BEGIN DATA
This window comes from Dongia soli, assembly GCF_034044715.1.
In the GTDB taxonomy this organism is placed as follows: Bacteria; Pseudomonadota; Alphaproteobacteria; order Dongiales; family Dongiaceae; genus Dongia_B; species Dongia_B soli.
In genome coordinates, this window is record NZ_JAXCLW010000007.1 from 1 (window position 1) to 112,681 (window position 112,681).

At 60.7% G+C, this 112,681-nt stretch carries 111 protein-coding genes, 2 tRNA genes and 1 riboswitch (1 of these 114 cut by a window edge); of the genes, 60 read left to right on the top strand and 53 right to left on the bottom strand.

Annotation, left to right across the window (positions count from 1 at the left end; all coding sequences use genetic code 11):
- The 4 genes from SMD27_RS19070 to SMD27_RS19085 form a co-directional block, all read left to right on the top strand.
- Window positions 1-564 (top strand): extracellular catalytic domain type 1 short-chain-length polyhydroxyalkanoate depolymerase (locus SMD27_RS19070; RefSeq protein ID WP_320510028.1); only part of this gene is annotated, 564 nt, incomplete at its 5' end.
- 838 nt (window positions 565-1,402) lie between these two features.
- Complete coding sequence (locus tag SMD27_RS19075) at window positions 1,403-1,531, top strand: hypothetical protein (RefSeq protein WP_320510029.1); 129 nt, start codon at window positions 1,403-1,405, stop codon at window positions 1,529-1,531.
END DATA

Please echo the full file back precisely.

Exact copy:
This window comes from Dongia soli, assembly GCF_034044715.1.
In the GTDB taxonomy this organism is placed as follows: Bacteria; Pseudomonadota; Alphaproteobacteria; order Dongiales; family Dongiaceae; genus Dongia_B; species Dongia_B soli.
In genome coordinates, this window is record NZ_JAXCLW010000007.1 from 1 (window position 1) to 112,681 (window position 112,681).

At 60.7% G+C, this 112,681-nt stretch carries 111 protein-coding genes, 2 tRNA genes and 1 riboswitch (1 of these 114 cut by a window edge); of the genes, 60 read left to right on the top strand and 53 right to left on the bottom strand.

Annotation, left to right across the window (positions count from 1 at the left end; all coding sequences use genetic code 11):
- The 4 genes from SMD27_RS19070 to SMD27_RS19085 form a co-directional block, all read left to right on the top strand.
- Window positions 1-564 (top strand): extracellular catalytic domain type 1 short-chain-length polyhydroxyalkanoate depolymerase (locus SMD27_RS19070; RefSeq protein ID WP_320510028.1); only part of this gene is annotated, 564 nt, incomplete at its 5' end.
- 838 nt (window positions 565-1,402) lie between these two features.
- Complete coding sequence (locus tag SMD27_RS19075) at window positions 1,403-1,531, top strand: hypothetical protein (RefSeq protein WP_320510029.1); 129 nt, start codon at window positions 1,403-1,405, stop codon at window positions 1,529-1,531.